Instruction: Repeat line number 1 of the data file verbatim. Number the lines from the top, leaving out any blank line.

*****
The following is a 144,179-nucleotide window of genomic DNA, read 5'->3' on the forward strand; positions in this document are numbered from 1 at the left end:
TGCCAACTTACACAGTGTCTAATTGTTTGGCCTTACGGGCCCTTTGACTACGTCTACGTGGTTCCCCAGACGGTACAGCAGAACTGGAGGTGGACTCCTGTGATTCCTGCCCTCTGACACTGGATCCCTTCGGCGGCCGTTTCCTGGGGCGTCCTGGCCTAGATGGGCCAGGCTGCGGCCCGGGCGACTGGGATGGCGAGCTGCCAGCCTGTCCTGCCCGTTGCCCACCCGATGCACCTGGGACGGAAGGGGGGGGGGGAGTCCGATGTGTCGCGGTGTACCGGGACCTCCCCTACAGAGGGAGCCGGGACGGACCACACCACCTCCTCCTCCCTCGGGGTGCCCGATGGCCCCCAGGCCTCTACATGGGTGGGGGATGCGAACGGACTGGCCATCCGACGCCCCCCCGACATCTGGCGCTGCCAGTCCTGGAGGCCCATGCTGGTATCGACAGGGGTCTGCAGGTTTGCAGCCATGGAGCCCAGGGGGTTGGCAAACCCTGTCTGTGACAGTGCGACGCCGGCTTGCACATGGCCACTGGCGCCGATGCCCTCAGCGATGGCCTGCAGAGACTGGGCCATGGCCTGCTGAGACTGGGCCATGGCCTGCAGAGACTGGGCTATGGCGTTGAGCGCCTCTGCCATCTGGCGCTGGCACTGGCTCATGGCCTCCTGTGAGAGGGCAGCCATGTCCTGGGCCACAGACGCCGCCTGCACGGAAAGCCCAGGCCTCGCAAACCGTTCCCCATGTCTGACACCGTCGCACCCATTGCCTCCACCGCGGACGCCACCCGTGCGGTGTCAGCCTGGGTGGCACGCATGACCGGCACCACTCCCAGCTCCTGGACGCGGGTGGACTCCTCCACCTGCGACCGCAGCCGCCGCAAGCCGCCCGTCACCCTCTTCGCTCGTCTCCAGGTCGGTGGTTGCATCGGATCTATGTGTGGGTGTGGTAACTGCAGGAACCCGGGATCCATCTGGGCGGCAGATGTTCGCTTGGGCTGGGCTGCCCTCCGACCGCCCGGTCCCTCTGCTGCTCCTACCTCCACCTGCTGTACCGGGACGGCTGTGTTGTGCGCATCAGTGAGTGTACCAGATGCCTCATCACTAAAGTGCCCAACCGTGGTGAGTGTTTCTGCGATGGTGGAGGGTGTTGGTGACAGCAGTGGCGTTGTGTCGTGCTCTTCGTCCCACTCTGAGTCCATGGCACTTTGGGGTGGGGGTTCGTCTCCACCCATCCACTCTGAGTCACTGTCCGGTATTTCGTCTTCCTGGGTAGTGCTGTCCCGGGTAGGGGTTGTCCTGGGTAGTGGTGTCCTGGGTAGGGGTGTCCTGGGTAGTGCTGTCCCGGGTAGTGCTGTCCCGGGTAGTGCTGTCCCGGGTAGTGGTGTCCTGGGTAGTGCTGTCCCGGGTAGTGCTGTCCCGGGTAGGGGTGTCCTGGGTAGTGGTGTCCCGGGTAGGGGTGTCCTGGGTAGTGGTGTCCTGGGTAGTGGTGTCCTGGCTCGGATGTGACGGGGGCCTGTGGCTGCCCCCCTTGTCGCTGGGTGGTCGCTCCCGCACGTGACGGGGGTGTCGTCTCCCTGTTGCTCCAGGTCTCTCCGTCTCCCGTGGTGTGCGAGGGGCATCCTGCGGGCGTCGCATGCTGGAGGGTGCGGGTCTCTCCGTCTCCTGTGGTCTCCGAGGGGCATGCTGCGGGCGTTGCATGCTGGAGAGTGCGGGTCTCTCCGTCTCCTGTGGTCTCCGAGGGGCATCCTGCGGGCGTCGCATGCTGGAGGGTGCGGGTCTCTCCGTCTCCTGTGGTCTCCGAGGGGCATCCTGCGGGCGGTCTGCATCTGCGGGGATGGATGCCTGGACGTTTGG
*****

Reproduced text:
The following is a 144,179-nucleotide window of genomic DNA, read 5'->3' on the forward strand; positions in this document are numbered from 1 at the left end: